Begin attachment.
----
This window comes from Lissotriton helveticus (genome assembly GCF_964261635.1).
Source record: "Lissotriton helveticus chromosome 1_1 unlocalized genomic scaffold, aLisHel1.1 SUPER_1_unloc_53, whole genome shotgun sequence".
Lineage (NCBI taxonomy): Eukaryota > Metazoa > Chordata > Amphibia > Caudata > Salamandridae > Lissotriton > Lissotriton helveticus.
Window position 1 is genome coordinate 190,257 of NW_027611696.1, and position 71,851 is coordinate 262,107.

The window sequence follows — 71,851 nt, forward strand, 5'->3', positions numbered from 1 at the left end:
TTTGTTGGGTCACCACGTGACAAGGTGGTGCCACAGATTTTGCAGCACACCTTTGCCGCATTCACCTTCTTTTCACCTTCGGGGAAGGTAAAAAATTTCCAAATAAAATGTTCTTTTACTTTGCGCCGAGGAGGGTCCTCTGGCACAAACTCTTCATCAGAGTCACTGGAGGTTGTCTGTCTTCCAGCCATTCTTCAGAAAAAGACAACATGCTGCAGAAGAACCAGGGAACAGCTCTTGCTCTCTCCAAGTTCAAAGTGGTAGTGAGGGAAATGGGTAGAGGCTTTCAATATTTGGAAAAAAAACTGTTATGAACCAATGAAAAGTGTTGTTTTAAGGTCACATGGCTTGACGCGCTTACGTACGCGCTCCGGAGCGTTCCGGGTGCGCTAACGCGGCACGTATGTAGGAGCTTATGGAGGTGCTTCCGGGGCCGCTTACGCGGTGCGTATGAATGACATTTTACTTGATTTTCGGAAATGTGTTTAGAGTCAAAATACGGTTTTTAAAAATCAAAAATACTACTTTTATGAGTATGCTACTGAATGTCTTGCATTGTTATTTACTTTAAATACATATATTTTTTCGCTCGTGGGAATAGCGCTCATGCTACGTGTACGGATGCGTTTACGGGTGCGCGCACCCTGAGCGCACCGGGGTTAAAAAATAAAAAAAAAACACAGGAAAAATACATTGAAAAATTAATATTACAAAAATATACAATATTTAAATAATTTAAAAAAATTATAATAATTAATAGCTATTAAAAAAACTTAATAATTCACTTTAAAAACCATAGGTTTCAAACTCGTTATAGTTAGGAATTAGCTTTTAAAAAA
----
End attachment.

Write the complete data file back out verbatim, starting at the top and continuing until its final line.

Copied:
This window comes from Lissotriton helveticus (genome assembly GCF_964261635.1).
Source record: "Lissotriton helveticus chromosome 1_1 unlocalized genomic scaffold, aLisHel1.1 SUPER_1_unloc_53, whole genome shotgun sequence".
Lineage (NCBI taxonomy): Eukaryota > Metazoa > Chordata > Amphibia > Caudata > Salamandridae > Lissotriton > Lissotriton helveticus.
Window position 1 is genome coordinate 190,257 of NW_027611696.1, and position 71,851 is coordinate 262,107.

The window sequence follows — 71,851 nt, forward strand, 5'->3', positions numbered from 1 at the left end:
TTTGTTGGGTCACCACGTGACAAGGTGGTGCCACAGATTTTGCAGCACACCTTTGCCGCATTCACCTTCTTTTCACCTTCGGGGAAGGTAAAAAATTTCCAAATAAAATGTTCTTTTACTTTGCGCCGAGGAGGGTCCTCTGGCACAAACTCTTCATCAGAGTCACTGGAGGTTGTCTGTCTTCCAGCCATTCTTCAGAAAAAGACAACATGCTGCAGAAGAACCAGGGAACAGCTCTTGCTCTCTCCAAGTTCAAAGTGGTAGTGAGGGAAATGGGTAGAGGCTTTCAATATTTGGAAAAAAAACTGTTATGAACCAATGAAAAGTGTTGTTTTAAGGTCACATGGCTTGACGCGCTTACGTACGCGCTCCGGAGCGTTCCGGGTGCGCTAACGCGGCACGTATGTAGGAGCTTATGGAGGTGCTTCCGGGGCCGCTTACGCGGTGCGTATGAATGACATTTTACTTGATTTTCGGAAATGTGTTTAGAGTCAAAATACGGTTTTTAAAAATCAAAAATACTACTTTTATGAGTATGCTACTGAATGTCTTGCATTGTTATTTACTTTAAATACATATATTTTTTCGCTCGTGGGAATAGCGCTCATGCTACGTGTACGGATGCGTTTACGGGTGCGCGCACCCTGAGCGCACCGGGGTTAAAAAATAAAAAAAAAACACAGGAAAAATACATTGAAAAATTAATATTACAAAAATATACAATATTTAAATAATTTAAAAAAATTATAATAATTAATAGCTATTAAAAAAACTTAATAATTCACTTTAAAAACCATAGGTTTCAAACTCGTTATAGTTAGGAATTAGCTTTTAAAAAA